Though the institution had undergone some changes, in the late 1970s and early 1980s Pennhurst faced a major class-action lawsuit, Halderman v. Pennhurst State School and Hospital. In that period, it also defended a U. S. Supreme Court case, Romeo v. Youngberg, involving abuses and injuries to a Pennhurst resident Nicholas Romeo. The State of Pennsylvania ultimately closed the school in 1988. (Taylor p. 266) Judge Raymond Broderick, found that the institution approaches were inconsistent with the principle of normalization.
Since the early 1960’s there has been a distinct humanistic renaissance, replete with the acceptance of the theory of normalization for the [re]habilitation of the retarded. . . . The basic tenet of normalization is that a person responds according to the way he or she is treated. . . . The environment at Pennhurst is not conducive to normalization. (Taylor p. 378)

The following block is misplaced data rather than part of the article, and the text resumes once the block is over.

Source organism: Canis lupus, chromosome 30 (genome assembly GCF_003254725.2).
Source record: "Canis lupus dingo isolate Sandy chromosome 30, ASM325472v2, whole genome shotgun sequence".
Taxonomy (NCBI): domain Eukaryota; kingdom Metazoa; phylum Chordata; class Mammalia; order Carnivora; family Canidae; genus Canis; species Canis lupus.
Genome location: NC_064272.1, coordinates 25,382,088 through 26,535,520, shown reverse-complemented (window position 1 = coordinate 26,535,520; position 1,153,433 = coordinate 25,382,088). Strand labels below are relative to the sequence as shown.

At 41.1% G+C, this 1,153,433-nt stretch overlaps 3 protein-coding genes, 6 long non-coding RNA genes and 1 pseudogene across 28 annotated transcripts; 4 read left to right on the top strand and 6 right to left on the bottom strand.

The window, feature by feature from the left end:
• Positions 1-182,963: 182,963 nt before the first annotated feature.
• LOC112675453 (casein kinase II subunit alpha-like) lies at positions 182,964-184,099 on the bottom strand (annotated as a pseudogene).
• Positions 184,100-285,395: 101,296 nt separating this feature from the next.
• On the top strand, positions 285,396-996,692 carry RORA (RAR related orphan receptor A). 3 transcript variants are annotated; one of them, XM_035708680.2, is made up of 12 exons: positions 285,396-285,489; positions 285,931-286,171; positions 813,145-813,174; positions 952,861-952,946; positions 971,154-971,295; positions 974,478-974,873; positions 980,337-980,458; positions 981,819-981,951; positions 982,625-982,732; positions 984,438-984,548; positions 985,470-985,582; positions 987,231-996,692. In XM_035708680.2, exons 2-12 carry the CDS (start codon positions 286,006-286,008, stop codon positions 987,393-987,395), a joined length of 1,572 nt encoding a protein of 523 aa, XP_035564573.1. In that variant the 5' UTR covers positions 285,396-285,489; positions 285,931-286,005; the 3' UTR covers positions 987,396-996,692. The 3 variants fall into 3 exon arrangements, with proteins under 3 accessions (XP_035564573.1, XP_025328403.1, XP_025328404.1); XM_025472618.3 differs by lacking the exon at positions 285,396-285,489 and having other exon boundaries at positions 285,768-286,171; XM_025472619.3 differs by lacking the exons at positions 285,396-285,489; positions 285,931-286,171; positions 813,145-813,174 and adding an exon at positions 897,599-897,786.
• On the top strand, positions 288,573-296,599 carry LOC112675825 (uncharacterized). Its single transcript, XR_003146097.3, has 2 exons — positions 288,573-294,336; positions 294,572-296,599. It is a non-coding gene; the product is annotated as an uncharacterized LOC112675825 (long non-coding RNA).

For more information on women COs see Rachel Waltner Goossen, Women Against the Good War: Conscientious Objection and Gender on the American Home Front, 1941-47. Chapel Hill, NC: The University of North Carolina Press, 1997.
See Channing B. Richardson, “A Hundred Thousand Defectives,” Christian Century, January 23, 1946.
See also, Channing Bullfinch Richardson, in Swarthmore College Peace Collection, Expressions of Quaker Conscientious Objection (CDGA056). http://www.swarthmore.edu/library/peace/manuscriptcollections/quaker.co.expressions.htl
See Alex Sareyan, The Turning Point: How Persons of Conscience Brought About Major Change in the Care of America’s Mentally Ill. Scottdale, PA: Herald Press, 1994.
See also Mulford Q. Sibley and Philip E. Jacob, Conscription of Conscience: The American State and the Conscientious Objector, 1940-47. Ithaca, NY: Cornell University Press, 1952.
Swarthmore College Peace Collection, Camp periodicals database.
For more in depth treatment of mental health and training school units, see Steven J. Taylor, Acts of Conscience: World War II, Mental Institutions, and Religious Objectors. Syracuse, NY: Syracuse University Press, 2009.